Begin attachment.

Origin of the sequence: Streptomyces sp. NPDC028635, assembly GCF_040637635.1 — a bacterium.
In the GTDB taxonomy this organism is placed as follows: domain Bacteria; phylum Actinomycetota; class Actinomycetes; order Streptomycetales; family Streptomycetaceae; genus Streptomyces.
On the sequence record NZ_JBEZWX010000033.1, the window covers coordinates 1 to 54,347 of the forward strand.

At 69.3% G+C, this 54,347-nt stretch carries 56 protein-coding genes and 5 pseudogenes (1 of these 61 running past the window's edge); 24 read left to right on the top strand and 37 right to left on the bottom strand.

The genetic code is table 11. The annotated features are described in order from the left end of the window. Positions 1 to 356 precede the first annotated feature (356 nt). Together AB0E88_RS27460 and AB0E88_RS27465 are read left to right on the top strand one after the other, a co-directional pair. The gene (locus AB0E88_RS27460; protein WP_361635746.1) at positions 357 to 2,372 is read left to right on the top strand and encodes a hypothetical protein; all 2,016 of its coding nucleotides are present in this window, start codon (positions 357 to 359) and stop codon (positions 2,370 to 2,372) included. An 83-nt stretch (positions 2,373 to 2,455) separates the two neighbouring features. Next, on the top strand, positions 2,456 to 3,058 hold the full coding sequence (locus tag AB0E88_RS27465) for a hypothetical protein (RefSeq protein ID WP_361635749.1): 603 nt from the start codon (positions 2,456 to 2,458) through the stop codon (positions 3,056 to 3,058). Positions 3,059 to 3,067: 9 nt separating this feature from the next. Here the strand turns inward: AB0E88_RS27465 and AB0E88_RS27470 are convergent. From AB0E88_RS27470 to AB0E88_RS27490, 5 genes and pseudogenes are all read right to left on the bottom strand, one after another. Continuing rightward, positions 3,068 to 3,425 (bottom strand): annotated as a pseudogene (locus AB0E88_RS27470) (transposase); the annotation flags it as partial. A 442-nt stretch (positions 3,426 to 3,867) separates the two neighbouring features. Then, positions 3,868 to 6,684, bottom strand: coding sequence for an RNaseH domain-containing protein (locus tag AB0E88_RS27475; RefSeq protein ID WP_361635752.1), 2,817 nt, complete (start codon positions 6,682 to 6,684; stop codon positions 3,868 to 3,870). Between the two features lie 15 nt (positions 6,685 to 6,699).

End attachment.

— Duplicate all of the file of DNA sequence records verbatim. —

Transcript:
Origin of the sequence: Streptomyces sp. NPDC028635, assembly GCF_040637635.1 — a bacterium.
In the GTDB taxonomy this organism is placed as follows: domain Bacteria; phylum Actinomycetota; class Actinomycetes; order Streptomycetales; family Streptomycetaceae; genus Streptomyces.
On the sequence record NZ_JBEZWX010000033.1, the window covers coordinates 1 to 54,347 of the forward strand.

At 69.3% G+C, this 54,347-nt stretch carries 56 protein-coding genes and 5 pseudogenes (1 of these 61 running past the window's edge); 24 read left to right on the top strand and 37 right to left on the bottom strand.

The genetic code is table 11. The annotated features are described in order from the left end of the window. Positions 1 to 356 precede the first annotated feature (356 nt). Together AB0E88_RS27460 and AB0E88_RS27465 are read left to right on the top strand one after the other, a co-directional pair. The gene (locus AB0E88_RS27460; protein WP_361635746.1) at positions 357 to 2,372 is read left to right on the top strand and encodes a hypothetical protein; all 2,016 of its coding nucleotides are present in this window, start codon (positions 357 to 359) and stop codon (positions 2,370 to 2,372) included. An 83-nt stretch (positions 2,373 to 2,455) separates the two neighbouring features. Next, on the top strand, positions 2,456 to 3,058 hold the full coding sequence (locus tag AB0E88_RS27465) for a hypothetical protein (RefSeq protein ID WP_361635749.1): 603 nt from the start codon (positions 2,456 to 2,458) through the stop codon (positions 3,056 to 3,058). Positions 3,059 to 3,067: 9 nt separating this feature from the next. Here the strand turns inward: AB0E88_RS27465 and AB0E88_RS27470 are convergent. From AB0E88_RS27470 to AB0E88_RS27490, 5 genes and pseudogenes are all read right to left on the bottom strand, one after another. Continuing rightward, positions 3,068 to 3,425 (bottom strand): annotated as a pseudogene (locus AB0E88_RS27470) (transposase); the annotation flags it as partial. A 442-nt stretch (positions 3,426 to 3,867) separates the two neighbouring features. Then, positions 3,868 to 6,684, bottom strand: coding sequence for an RNaseH domain-containing protein (locus tag AB0E88_RS27475; RefSeq protein ID WP_361635752.1), 2,817 nt, complete (start codon positions 6,682 to 6,684; stop codon positions 3,868 to 3,870). Between the two features lie 15 nt (positions 6,685 to 6,699).